In a recent development, a United States District Court Judge has ordered NFT artists, Ryder Ripps and Jeremy Cahen to pay a total of $1.57 million in disgorgement and damages. The fine is to be paid to the Bored Ape Yacht Club creator Yuga Labs.
- Yuga Labs wins a copyright lawsuit against Ruder Ripps and Jeremy Cahen.
- The two artists will pay $1.57 million in damages and they will also be liable for the legal fees.
- The Court dismisses all counter-accusations against the NFT platform.
The decision has put an end to an extended NFT lawsuit between the two parties. Ripps and Cahen will also pay the legal fees along with the $1.57 million penalty fee to Yuga Labs. The copycat NFT lawsuit was one of the most prominent ones in the NFT landscape, as Yugaa Labs filed the case against the two artists in June 2022.
Previously, the partial summary judgment of April 21 came in favor of Yuga Labs, as the company claimed that Ripps and Cahen violated copyright laws. The defendants were accused of making copycat versions of Yuga Lab’s Renowned BAYC NFT collectibles.
In the recent order, Judge John Walter has awarded $1.37 million to Yuga Labs. Thus, confirming that the NFT platform should have a disgorgement of the defendants’ profits. Moreover, the court also awarded another $200K to Yuga Labs in statutory damages amid cybersquatting violations by the defendants.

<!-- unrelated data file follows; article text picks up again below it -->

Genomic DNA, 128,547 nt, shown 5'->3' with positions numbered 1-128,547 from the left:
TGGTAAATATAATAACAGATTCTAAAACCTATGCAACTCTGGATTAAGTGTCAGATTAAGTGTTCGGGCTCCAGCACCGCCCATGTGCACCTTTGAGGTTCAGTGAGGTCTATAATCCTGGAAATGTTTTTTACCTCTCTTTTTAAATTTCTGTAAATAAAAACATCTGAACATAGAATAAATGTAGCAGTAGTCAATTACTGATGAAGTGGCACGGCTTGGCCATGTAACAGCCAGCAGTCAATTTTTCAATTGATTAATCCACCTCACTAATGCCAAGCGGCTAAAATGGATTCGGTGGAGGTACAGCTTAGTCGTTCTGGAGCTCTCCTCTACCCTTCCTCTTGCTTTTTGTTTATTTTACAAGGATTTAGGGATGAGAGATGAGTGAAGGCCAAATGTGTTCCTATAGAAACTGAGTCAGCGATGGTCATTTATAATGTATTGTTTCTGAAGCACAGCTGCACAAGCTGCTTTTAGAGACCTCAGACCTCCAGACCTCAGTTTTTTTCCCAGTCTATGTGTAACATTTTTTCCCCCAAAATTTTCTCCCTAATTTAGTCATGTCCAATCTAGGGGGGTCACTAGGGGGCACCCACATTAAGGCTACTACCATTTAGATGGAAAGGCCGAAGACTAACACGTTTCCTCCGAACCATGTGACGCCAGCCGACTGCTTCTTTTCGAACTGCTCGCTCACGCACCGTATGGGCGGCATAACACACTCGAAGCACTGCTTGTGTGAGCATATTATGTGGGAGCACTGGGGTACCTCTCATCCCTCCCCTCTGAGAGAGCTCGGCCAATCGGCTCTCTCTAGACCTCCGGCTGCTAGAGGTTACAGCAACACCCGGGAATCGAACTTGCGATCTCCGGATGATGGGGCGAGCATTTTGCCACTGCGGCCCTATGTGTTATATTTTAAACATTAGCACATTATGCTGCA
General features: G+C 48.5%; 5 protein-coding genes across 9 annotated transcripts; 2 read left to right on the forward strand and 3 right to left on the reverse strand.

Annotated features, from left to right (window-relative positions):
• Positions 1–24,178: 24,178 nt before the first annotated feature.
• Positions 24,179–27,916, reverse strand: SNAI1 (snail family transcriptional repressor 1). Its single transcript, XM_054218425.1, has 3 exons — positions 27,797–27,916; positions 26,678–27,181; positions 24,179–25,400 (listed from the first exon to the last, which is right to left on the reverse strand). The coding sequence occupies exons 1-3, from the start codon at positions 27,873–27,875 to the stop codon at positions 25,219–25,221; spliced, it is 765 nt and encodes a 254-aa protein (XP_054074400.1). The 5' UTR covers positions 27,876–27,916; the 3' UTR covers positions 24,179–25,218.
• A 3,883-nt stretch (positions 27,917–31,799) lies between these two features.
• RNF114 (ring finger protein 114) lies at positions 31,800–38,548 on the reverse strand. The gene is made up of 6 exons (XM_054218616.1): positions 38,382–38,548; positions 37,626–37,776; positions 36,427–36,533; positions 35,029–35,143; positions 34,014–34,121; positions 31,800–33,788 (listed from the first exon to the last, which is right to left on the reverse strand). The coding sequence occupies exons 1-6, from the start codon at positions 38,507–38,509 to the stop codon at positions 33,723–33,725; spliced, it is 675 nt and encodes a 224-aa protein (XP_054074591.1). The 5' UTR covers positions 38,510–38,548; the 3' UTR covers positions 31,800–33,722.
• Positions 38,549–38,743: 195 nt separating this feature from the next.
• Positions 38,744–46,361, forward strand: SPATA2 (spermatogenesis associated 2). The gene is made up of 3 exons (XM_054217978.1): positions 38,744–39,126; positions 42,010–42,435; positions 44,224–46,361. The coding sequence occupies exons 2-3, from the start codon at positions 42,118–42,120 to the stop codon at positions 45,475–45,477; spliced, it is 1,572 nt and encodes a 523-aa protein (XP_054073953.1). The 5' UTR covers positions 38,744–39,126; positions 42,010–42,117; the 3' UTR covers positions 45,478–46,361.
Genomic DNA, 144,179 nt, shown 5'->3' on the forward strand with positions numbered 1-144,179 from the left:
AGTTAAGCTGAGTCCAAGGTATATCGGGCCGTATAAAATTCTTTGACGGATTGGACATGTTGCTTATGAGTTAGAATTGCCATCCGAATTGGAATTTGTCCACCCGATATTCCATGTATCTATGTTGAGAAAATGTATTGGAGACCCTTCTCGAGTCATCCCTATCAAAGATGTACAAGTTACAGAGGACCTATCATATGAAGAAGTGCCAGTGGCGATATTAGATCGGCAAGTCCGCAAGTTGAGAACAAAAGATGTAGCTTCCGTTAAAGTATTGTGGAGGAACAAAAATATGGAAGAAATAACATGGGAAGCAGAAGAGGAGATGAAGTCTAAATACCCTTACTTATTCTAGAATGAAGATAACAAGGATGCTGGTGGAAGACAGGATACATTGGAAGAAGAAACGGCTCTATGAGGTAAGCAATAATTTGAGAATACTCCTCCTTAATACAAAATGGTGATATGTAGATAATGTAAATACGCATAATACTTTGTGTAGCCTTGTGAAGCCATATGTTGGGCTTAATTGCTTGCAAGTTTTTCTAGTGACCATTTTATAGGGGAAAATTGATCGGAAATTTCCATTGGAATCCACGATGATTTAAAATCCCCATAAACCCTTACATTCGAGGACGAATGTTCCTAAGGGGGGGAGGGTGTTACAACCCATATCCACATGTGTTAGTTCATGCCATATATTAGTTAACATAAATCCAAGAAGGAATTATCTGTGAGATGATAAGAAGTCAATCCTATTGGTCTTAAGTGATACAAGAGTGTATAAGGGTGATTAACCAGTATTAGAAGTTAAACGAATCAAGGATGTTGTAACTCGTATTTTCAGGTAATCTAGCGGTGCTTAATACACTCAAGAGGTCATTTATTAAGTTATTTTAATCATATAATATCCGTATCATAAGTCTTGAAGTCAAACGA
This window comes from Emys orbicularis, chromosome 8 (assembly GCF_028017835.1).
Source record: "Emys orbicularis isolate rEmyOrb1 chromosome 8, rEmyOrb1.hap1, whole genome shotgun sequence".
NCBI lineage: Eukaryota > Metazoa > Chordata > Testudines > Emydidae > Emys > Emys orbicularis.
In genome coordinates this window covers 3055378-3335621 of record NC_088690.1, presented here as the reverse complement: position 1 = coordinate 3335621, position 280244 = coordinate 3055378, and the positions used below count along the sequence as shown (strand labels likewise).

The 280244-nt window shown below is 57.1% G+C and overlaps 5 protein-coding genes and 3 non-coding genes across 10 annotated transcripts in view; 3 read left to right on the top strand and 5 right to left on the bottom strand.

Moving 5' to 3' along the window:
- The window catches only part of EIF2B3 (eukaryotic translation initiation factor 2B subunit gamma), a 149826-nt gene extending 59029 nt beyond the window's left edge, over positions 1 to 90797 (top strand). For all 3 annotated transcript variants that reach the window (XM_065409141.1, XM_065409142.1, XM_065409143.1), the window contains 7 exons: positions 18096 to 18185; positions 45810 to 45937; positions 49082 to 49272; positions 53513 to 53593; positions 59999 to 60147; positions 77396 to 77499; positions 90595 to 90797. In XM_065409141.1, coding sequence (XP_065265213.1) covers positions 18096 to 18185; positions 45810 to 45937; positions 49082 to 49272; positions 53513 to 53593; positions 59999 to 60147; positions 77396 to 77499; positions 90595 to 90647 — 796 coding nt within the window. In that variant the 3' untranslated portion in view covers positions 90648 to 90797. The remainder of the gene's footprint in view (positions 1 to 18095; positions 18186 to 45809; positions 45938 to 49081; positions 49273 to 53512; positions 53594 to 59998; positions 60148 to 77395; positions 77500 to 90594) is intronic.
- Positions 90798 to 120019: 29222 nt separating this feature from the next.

The ruling said,
“Having weighed all the factors in light of the undisputed evidence, the Court concludes that defendants acted with a bad faith intent to profit. Defendants do not have any trademark or other intellectual property rights in the domain names and the domain names do not consist of the legal names of defendants.”
As per further details, Yuga Labs will also be able to recover attorney fees and costs from NFT artists. Ripps and Cahen will have to transfer the smart contracts of their allegedly copied NFTs and give up their online assets.
Ripps and Cahen Fail to Satisfy the Court in Yuga Labs’ Case
The defendants argued in court that their use of BAYC’s design was not copying but a parody. Plus, they claimed that BAYC logos were used fairly. However, the Judge dismissed this motion and made a decision in favor of Yuga Labs.
As mentioned earlier, the Court also moved against the defendants for cybersquatting claims. It is when someone registers a domain to use the name of a recognized brand or company, aiming to sell it later for a profit. Thus, the court ordered the defendants to pay $100,000 per domain. The domains in question were rrbayc.com and apemarket.com.
The Court said,
“[The defendants’] only interest in the domain name is to divert customers who may have been searching for [p]laintiff’s mark to their own commercial website. In addition, defendants concealed their registration of the domain names through the use of a proxy registration service.”
Moreover, the Court noted that Ripps and Cahen continued the marketing of their copycat BAYC collectibles even after the partial judgment in April. The Court also dismissed the accusations of infringement and use of racist and neo-Nazi imagery by Yuga Labs.
The defendants also tried to get the lawsuit void under free speech in California’s anti-SLAPP statute. However, the appeals court did not accept the request.